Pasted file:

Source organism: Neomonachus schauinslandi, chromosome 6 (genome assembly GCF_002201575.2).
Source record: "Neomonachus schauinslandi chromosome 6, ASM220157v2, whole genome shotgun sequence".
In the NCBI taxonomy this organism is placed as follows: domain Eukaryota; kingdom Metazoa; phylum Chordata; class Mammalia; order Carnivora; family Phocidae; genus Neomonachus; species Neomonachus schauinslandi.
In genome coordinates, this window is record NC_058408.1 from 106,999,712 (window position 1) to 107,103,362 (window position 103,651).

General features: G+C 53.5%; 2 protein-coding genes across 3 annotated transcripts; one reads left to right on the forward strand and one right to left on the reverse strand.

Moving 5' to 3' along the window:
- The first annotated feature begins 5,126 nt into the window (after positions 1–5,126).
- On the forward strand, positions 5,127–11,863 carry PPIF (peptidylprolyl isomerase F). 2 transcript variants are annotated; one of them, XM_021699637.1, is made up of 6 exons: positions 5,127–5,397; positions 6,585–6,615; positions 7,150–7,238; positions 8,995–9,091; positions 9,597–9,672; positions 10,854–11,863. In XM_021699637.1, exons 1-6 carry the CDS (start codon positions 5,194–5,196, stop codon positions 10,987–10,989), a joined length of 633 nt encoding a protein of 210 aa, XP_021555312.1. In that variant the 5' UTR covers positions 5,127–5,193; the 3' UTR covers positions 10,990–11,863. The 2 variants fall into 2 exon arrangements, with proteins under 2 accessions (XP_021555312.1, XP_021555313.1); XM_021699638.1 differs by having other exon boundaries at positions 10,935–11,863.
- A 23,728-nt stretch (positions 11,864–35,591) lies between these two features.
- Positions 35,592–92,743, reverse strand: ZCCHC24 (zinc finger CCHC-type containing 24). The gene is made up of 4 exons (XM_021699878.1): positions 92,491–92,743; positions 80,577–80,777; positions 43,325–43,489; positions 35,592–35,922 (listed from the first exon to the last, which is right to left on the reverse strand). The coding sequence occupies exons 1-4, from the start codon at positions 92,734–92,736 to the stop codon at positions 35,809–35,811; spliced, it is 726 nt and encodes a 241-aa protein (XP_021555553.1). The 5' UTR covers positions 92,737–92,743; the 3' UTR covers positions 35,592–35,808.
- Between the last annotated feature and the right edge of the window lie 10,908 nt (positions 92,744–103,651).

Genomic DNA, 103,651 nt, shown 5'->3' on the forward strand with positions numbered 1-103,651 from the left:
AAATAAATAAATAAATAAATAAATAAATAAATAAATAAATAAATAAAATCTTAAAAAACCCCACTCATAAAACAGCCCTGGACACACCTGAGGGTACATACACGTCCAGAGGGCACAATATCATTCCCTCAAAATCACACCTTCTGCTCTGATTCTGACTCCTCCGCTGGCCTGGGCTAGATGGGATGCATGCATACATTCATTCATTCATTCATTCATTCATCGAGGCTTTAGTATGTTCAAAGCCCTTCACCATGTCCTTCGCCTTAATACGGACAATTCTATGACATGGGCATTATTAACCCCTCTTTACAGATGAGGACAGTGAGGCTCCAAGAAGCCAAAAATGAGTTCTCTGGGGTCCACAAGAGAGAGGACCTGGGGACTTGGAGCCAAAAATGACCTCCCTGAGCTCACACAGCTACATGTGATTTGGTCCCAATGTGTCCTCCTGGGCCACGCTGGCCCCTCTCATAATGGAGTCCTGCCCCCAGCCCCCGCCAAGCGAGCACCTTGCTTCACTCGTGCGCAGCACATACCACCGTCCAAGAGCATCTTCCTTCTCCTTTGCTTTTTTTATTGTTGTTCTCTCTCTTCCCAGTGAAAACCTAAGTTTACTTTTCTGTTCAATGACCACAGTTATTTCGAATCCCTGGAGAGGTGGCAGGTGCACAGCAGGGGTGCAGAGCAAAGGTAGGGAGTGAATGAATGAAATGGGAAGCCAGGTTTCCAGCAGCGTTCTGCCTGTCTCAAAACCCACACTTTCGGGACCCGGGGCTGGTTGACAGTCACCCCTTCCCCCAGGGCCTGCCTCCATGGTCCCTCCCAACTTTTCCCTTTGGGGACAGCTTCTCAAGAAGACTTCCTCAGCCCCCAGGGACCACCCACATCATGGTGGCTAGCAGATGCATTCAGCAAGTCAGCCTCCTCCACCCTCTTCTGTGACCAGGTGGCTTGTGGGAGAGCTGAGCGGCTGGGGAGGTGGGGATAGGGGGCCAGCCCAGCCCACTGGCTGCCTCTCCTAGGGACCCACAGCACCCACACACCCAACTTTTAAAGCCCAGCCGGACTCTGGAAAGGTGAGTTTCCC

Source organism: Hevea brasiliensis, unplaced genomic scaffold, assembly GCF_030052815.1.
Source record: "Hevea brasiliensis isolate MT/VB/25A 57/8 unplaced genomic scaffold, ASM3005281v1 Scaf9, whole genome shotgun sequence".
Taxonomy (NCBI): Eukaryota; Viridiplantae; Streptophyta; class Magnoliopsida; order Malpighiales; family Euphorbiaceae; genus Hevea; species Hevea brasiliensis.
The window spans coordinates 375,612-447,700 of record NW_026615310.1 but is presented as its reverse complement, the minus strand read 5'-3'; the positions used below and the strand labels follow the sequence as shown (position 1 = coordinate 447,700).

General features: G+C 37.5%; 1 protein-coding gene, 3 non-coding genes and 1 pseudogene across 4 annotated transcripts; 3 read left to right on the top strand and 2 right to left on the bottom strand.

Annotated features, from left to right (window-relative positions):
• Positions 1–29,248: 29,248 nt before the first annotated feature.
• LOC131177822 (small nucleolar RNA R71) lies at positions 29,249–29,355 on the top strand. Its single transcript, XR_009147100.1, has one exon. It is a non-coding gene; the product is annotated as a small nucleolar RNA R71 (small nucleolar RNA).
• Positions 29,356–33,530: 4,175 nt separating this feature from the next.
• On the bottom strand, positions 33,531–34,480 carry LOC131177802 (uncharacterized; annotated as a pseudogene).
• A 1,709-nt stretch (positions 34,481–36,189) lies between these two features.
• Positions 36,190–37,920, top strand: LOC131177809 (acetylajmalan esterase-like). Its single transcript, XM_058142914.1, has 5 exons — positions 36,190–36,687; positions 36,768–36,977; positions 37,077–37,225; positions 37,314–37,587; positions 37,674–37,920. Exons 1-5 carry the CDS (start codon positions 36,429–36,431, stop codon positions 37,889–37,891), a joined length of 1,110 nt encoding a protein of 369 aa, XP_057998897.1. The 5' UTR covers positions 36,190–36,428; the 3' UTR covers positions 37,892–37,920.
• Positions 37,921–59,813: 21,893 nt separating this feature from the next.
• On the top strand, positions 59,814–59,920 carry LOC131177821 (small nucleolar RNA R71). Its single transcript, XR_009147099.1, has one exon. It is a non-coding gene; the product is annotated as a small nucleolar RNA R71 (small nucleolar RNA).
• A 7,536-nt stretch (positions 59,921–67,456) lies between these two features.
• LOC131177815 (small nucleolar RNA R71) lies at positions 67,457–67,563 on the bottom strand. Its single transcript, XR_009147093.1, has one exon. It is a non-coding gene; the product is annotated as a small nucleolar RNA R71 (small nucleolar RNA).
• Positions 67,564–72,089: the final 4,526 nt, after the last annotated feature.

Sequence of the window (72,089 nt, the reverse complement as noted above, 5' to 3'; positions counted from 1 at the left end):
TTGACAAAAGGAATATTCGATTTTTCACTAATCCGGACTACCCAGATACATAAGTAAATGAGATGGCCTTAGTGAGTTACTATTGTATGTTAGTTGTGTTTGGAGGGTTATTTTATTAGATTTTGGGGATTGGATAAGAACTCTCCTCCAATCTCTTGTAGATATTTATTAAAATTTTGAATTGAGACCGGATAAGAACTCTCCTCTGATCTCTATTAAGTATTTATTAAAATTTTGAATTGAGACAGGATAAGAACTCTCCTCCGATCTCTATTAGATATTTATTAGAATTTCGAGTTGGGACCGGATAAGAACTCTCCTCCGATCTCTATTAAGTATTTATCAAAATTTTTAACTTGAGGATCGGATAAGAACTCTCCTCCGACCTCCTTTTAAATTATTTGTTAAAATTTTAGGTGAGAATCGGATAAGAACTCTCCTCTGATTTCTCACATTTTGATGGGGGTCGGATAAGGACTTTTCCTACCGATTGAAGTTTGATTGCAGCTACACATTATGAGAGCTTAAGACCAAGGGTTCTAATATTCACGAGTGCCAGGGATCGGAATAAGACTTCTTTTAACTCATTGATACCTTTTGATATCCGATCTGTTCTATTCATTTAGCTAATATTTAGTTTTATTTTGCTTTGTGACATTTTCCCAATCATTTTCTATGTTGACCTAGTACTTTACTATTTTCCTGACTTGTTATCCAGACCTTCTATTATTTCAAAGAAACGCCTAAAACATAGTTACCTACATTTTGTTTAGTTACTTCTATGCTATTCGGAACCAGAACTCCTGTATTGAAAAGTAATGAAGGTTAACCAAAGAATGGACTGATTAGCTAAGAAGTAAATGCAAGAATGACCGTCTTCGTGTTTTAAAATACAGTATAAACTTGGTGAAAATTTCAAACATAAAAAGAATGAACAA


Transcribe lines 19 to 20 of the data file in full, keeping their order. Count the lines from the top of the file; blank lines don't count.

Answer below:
Annotated features, from left to right (window-relative positions):
• Positions 1–29,248: 29,248 nt before the first annotated feature.